Events Calendar

16 Sep
Bioengineering Graduate Seminar: Dr. Warren Ruder
Event Type

Lectures, Symposia, Etc.

Topic

Research

Target Audience

Undergraduate Students, Faculty, Graduate Students, Postdocs

University Unit
Department of Bioengineering
Subscribe
Google Calendar iCal Outlook

Bioengineering Graduate Seminar: Dr. Warren Ruder

Dr. Strangeforce, Or How I Learned to Stop Worrying and Love the BiRM

Warren Ruder, PhD
Associate Professor
William Kepler Whiteford Faculty Fellow
Department of Bioengineering
University of Pittsburgh

 

Abstract: Sixteen years ago, I began my PhD as one of four inaugural trainees in the Pitt-CMU Biomechanics in Regenerative Medicine (BiRM) NIH T32 training program. In this talk, I will discuss how studying biomechanics in Pittsburgh opened opportunities in fields where I never expected to publish when I started my PhD, including microbiology, marine biology, robotics, and genetic engineering. While I will show research highlighting how mechanics plays an important role in fields such as marine biology, ecology and medical devices, my main focus will be on highlighting how my experiences as a graduate student in Pittsburgh, along with wonderful lessons from two very different PhD co-advisors, has allowed biomechanics to take me on a truly unexpected journey in academia. This talk will be especially geared to graduate students with a focus on conveying lessons applicable to expanding your work beyond your current area of focus.

Bio:  Warren Ruder is an Associate Professor of Bioengineering and William Kepler Whiteford Faculty Fellow at the University of Pittsburgh, and an Adjunct Associate Professor of Mechanical Engineering at Carnegie Mellon University. Professor Ruder completed undergraduate engineering studies at MIT, and an M.S. in Mechanical Engineering and a Ph.D. in Biomedical Engineering from CMU. Before his postdoctoral studies, he spent one month at McMurdo Station Antarctica as part of Professor Mark Denny’s Biomechanics Group within the NSF Antarctic Marine Biology Course. Professor Ruder then completed postdoctoral studies with Professor James Collins at BU and the Harvard Wyss Institute, and was a tenure-stream Assistant Professor of Biological Systems Engineering (BSE) for four and a half years at Virginia Tech. For the past four and a half years, he has been back in Pittsburgh. Along the way, Professor Ruder received a 2018 NIH Director’s New Innovator Award.

Thursday, September 16 at 4:00 p.m.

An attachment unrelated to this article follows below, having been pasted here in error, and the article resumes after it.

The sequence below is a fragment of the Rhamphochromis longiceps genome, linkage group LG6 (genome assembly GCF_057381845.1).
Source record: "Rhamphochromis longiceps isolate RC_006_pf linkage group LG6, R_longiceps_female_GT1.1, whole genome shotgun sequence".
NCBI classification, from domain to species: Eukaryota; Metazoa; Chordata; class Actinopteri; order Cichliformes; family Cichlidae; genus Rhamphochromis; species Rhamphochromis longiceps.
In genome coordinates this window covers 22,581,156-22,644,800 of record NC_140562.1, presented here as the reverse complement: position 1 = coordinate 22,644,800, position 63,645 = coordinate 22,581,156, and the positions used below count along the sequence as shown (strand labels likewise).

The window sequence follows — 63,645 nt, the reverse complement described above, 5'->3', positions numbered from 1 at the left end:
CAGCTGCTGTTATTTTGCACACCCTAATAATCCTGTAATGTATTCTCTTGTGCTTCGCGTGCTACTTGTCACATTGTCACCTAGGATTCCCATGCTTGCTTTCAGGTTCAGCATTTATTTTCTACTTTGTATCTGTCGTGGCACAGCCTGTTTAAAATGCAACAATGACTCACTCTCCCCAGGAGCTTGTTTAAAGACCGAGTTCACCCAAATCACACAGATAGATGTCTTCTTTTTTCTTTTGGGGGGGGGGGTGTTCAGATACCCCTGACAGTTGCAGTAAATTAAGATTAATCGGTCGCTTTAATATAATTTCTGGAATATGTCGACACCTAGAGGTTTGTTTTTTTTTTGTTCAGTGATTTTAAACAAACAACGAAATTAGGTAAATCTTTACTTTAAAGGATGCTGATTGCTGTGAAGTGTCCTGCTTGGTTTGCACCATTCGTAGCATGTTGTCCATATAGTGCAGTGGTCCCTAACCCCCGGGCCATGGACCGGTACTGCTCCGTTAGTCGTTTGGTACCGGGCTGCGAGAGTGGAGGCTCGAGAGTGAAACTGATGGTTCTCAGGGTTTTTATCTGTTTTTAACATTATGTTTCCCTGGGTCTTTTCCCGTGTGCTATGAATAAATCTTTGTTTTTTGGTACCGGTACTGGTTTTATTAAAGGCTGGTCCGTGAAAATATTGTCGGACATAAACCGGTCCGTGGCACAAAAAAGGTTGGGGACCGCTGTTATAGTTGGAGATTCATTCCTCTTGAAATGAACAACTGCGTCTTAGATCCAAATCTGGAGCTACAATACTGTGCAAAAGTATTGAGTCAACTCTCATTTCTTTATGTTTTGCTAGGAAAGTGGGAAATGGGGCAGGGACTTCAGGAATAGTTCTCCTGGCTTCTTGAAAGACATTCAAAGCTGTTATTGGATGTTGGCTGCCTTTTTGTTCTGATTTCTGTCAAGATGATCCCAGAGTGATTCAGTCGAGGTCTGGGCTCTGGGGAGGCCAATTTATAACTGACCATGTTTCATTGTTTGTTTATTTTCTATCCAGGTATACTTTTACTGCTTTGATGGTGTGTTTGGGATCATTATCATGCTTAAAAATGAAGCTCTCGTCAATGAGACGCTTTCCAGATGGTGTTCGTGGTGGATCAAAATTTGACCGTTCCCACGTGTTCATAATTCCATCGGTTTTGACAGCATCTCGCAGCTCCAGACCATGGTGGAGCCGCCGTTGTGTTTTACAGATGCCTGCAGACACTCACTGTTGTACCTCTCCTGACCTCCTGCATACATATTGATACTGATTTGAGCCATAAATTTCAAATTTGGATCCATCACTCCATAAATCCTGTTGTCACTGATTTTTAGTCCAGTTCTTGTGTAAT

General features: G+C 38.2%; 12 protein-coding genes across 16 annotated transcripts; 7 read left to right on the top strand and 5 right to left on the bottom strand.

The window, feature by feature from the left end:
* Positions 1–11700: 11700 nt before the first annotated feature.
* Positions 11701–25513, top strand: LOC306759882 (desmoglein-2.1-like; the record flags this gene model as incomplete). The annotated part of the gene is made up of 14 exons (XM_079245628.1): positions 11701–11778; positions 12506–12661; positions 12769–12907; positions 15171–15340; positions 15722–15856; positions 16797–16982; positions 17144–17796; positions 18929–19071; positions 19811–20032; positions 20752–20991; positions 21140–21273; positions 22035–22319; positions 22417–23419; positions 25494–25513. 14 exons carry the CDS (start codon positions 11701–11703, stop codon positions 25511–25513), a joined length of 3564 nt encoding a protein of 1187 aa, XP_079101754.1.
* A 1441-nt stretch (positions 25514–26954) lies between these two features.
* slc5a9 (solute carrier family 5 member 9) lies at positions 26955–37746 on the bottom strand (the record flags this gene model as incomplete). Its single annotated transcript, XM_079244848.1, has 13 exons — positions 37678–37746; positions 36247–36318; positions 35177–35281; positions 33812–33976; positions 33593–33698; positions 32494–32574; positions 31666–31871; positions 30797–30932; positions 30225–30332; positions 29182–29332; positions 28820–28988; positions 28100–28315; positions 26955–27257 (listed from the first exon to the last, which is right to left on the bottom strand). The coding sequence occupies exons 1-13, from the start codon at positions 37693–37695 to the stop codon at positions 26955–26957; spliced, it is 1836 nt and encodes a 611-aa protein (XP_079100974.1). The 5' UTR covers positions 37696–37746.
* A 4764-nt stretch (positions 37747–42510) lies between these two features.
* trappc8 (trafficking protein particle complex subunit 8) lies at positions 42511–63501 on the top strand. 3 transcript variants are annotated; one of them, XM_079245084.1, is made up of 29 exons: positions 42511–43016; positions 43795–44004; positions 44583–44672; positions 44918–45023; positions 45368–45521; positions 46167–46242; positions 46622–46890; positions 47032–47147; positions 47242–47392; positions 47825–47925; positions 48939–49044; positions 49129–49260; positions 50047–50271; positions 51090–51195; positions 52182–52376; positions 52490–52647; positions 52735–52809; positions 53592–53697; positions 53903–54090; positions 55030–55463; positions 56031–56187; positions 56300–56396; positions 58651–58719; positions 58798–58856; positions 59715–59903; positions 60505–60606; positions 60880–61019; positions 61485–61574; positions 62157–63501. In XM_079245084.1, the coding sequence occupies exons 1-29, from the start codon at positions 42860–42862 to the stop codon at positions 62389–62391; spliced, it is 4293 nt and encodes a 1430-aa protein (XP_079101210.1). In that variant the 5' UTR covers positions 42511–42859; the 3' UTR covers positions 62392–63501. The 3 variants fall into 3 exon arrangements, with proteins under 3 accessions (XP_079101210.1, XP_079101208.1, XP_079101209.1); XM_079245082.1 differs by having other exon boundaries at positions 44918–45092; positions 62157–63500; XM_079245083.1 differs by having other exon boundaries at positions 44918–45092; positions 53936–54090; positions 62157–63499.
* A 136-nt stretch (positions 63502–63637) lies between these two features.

Benedum Hall, Room 157
3700 O'Hara Street, Pittsburgh, PA 15261

Bioengineering Graduate Seminar: Dr. Warren Ruder

Dr. Strangeforce, Or How I Learned to Stop Worrying and Love the BiRM

Warren Ruder, PhD
Associate Professor
William Kepler Whiteford Faculty Fellow
Department of Bioengineering
University of Pittsburgh

 

Abstract: Sixteen years ago, I began my PhD as one of four inaugural trainees in the Pitt-CMU Biomechanics in Regenerative Medicine (BiRM) NIH T32 training program. In this talk, I will discuss how studying biomechanics in Pittsburgh opened opportunities in fields where I never expected to publish when I started my PhD, including microbiology, marine biology, robotics, and genetic engineering. While I will show research highlighting how mechanics plays an important role in fields such as marine biology, ecology and medical devices, my main focus will be on highlighting how my experiences as a graduate student in Pittsburgh, along with wonderful lessons from two very different PhD co-advisors, has allowed biomechanics to take me on a truly unexpected journey in academia. This talk will be especially geared to graduate students with a focus on conveying lessons applicable to expanding your work beyond your current area of focus.

Bio:  Warren Ruder is an Associate Professor of Bioengineering and William Kepler Whiteford Faculty Fellow at the University of Pittsburgh, and an Adjunct Associate Professor of Mechanical Engineering at Carnegie Mellon University. Professor Ruder completed undergraduate engineering studies at MIT, and an M.S. in Mechanical Engineering and a Ph.D. in Biomedical Engineering from CMU. Before his postdoctoral studies, he spent one month at McMurdo Station Antarctica as part of Professor Mark Denny’s Biomechanics Group within the NSF Antarctic Marine Biology Course. Professor Ruder then completed postdoctoral studies with Professor James Collins at BU and the Harvard Wyss Institute, and was a tenure-stream Assistant Professor of Biological Systems Engineering (BSE) for four and a half years at Virginia Tech. For the past four and a half years, he has been back in Pittsburgh. Along the way, Professor Ruder received a 2018 NIH Director’s New Innovator Award.

Thursday, September 16 at 4:00 p.m.

Benedum Hall, Room 157
3700 O'Hara Street, Pittsburgh, PA 15261

Topic

Research

Powered by the Localist Community Events Calendar ©